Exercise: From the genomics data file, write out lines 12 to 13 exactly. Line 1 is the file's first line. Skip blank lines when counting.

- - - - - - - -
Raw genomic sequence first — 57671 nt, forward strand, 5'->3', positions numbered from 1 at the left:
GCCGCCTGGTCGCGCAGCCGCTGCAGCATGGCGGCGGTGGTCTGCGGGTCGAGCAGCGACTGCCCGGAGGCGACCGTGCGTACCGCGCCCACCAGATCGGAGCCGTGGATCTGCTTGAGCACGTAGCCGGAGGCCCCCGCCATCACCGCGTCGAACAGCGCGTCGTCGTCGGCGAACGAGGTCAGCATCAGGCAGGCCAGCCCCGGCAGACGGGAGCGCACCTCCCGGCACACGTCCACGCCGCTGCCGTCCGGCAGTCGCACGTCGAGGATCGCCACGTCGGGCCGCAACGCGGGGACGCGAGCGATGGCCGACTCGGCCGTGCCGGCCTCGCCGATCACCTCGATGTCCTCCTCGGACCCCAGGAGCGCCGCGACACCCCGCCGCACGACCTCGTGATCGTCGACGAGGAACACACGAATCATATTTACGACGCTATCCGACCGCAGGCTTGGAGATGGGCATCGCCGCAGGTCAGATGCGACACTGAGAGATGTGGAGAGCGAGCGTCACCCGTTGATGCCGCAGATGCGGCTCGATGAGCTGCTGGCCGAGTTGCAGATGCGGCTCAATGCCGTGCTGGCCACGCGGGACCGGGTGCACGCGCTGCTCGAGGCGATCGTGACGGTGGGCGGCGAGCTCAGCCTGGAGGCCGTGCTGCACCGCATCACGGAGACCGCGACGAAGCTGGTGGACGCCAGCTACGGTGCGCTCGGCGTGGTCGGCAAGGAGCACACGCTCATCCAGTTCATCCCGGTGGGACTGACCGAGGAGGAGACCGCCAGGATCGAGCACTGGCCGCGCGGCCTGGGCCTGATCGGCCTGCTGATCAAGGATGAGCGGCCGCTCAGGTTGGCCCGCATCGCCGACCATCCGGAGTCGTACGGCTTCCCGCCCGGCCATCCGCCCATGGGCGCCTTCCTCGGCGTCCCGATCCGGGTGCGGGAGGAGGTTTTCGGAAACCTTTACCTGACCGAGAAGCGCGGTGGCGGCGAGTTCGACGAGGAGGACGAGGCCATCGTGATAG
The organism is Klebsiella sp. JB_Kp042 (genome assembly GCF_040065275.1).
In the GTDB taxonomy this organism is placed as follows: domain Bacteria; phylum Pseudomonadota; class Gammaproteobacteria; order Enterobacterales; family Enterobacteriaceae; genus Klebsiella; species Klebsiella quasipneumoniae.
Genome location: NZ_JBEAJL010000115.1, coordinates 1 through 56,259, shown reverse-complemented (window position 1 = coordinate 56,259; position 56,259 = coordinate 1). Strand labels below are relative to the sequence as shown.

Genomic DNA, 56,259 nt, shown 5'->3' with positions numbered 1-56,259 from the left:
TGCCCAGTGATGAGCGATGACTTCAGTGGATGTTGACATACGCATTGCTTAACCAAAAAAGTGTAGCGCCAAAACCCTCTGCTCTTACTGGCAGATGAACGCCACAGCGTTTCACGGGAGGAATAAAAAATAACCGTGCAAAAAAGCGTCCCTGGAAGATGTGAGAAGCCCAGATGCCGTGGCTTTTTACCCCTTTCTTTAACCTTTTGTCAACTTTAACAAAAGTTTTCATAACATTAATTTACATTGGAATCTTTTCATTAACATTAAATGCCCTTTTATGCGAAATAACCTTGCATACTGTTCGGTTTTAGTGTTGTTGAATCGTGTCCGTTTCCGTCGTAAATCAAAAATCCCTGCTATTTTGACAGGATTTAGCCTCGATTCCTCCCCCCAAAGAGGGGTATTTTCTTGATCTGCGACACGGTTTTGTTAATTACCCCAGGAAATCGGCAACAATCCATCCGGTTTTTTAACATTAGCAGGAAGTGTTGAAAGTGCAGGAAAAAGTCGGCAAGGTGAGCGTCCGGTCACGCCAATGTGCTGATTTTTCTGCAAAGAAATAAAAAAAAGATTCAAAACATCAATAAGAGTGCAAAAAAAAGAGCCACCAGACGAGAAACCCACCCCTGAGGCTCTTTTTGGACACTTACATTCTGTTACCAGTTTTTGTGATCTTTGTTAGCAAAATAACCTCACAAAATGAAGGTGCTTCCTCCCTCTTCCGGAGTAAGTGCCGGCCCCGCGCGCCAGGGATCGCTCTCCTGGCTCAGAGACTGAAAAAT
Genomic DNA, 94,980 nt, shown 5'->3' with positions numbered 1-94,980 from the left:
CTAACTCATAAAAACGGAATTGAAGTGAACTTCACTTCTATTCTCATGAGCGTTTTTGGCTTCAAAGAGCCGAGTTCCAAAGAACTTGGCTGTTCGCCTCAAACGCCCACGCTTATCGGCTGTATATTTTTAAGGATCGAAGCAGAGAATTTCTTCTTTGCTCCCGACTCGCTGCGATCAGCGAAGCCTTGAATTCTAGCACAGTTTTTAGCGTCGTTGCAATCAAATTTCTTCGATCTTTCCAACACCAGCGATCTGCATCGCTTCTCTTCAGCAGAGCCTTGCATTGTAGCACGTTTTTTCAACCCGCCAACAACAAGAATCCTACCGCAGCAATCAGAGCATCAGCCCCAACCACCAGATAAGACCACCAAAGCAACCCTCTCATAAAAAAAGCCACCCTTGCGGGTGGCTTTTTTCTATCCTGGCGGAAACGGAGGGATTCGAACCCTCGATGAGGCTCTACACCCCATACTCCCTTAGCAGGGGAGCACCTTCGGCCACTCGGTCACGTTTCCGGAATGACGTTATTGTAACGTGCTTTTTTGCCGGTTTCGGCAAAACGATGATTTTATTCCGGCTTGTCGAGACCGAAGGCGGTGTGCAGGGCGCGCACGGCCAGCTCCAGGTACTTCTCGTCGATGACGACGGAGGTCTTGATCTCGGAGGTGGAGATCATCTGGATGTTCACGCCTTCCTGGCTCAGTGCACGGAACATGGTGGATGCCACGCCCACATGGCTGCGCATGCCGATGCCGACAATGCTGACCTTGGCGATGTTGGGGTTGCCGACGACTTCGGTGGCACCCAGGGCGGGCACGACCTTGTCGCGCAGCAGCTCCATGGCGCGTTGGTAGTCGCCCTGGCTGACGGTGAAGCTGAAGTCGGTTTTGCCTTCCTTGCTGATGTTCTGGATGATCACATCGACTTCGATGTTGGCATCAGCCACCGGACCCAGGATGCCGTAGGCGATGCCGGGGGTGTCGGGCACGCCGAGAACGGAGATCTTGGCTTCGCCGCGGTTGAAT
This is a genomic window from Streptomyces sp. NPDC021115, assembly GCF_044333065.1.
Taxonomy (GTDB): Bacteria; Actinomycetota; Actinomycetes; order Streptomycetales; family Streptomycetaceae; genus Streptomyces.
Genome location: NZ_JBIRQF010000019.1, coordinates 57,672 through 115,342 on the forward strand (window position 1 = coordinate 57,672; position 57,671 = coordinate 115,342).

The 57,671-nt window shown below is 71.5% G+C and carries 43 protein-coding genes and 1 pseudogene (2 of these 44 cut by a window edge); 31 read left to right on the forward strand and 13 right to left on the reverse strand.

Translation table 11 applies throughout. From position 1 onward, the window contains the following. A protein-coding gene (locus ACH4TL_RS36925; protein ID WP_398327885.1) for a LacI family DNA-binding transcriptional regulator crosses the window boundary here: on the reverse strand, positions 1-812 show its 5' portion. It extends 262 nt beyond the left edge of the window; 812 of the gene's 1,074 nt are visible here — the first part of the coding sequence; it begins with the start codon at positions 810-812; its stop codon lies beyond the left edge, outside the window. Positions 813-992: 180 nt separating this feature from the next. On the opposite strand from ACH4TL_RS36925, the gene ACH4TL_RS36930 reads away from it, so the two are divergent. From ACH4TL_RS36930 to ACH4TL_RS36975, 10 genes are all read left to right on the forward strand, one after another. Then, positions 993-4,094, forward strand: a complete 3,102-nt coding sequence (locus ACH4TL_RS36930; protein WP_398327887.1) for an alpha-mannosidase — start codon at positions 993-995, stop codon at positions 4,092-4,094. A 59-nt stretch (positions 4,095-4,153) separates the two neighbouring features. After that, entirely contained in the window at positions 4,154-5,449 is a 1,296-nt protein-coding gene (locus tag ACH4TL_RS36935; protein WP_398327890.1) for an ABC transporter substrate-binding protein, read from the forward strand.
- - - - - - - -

Genome location: NZ_JBIRQF010000019.1, coordinates 57,672 through 115,342 on the forward strand (window position 1 = coordinate 57,672; position 57,671 = coordinate 115,342).

The 57,671-nt window shown below is 71.5% G+C and carries 43 protein-coding genes and 1 pseudogene (2 of these 44 cut by a window edge); 31 read left to right on the forward strand and 13 right to left on the reverse strand.